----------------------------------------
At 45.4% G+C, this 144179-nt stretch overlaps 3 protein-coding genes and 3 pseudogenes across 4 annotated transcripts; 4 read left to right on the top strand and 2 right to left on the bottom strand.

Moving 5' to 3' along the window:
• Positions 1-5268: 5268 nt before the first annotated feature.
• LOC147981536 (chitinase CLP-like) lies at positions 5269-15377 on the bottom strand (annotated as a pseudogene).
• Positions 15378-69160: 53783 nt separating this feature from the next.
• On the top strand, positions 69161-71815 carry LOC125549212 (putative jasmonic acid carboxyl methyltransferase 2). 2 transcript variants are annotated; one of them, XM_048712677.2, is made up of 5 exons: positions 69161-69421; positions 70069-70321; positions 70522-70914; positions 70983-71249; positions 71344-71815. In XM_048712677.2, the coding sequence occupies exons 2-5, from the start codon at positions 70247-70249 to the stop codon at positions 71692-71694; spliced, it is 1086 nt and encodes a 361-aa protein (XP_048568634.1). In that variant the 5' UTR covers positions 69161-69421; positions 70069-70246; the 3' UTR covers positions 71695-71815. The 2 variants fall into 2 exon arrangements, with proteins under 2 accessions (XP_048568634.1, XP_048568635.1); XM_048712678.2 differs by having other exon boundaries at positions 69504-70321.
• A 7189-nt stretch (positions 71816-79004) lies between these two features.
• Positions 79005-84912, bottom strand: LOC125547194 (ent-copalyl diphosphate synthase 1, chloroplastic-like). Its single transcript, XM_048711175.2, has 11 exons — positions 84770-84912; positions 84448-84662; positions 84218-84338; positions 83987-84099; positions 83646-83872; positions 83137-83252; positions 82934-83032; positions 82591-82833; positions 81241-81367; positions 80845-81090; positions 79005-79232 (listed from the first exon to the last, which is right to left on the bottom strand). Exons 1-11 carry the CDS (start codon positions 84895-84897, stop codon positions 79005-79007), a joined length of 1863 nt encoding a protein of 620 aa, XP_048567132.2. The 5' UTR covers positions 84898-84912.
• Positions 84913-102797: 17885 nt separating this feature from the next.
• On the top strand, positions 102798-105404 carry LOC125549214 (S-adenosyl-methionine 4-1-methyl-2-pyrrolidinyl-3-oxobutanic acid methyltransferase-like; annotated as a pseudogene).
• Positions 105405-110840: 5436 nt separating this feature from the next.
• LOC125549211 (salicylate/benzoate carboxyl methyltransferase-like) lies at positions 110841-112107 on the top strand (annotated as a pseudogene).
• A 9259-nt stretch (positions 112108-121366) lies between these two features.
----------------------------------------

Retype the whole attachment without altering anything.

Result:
At 45.4% G+C, this 144179-nt stretch overlaps 3 protein-coding genes and 3 pseudogenes across 4 annotated transcripts; 4 read left to right on the top strand and 2 right to left on the bottom strand.

Moving 5' to 3' along the window:
• Positions 1-5268: 5268 nt before the first annotated feature.
• LOC147981536 (chitinase CLP-like) lies at positions 5269-15377 on the bottom strand (annotated as a pseudogene).
• Positions 15378-69160: 53783 nt separating this feature from the next.
• On the top strand, positions 69161-71815 carry LOC125549212 (putative jasmonic acid carboxyl methyltransferase 2). 2 transcript variants are annotated; one of them, XM_048712677.2, is made up of 5 exons: positions 69161-69421; positions 70069-70321; positions 70522-70914; positions 70983-71249; positions 71344-71815. In XM_048712677.2, the coding sequence occupies exons 2-5, from the start codon at positions 70247-70249 to the stop codon at positions 71692-71694; spliced, it is 1086 nt and encodes a 361-aa protein (XP_048568634.1). In that variant the 5' UTR covers positions 69161-69421; positions 70069-70246; the 3' UTR covers positions 71695-71815. The 2 variants fall into 2 exon arrangements, with proteins under 2 accessions (XP_048568634.1, XP_048568635.1); XM_048712678.2 differs by having other exon boundaries at positions 69504-70321.
• A 7189-nt stretch (positions 71816-79004) lies between these two features.
• Positions 79005-84912, bottom strand: LOC125547194 (ent-copalyl diphosphate synthase 1, chloroplastic-like). Its single transcript, XM_048711175.2, has 11 exons — positions 84770-84912; positions 84448-84662; positions 84218-84338; positions 83987-84099; positions 83646-83872; positions 83137-83252; positions 82934-83032; positions 82591-82833; positions 81241-81367; positions 80845-81090; positions 79005-79232 (listed from the first exon to the last, which is right to left on the bottom strand). Exons 1-11 carry the CDS (start codon positions 84895-84897, stop codon positions 79005-79007), a joined length of 1863 nt encoding a protein of 620 aa, XP_048567132.2. The 5' UTR covers positions 84898-84912.
• Positions 84913-102797: 17885 nt separating this feature from the next.
• On the top strand, positions 102798-105404 carry LOC125549214 (S-adenosyl-methionine 4-1-methyl-2-pyrrolidinyl-3-oxobutanic acid methyltransferase-like; annotated as a pseudogene).
• Positions 105405-110840: 5436 nt separating this feature from the next.
• LOC125549211 (salicylate/benzoate carboxyl methyltransferase-like) lies at positions 110841-112107 on the top strand (annotated as a pseudogene).
• A 9259-nt stretch (positions 112108-121366) lies between these two features.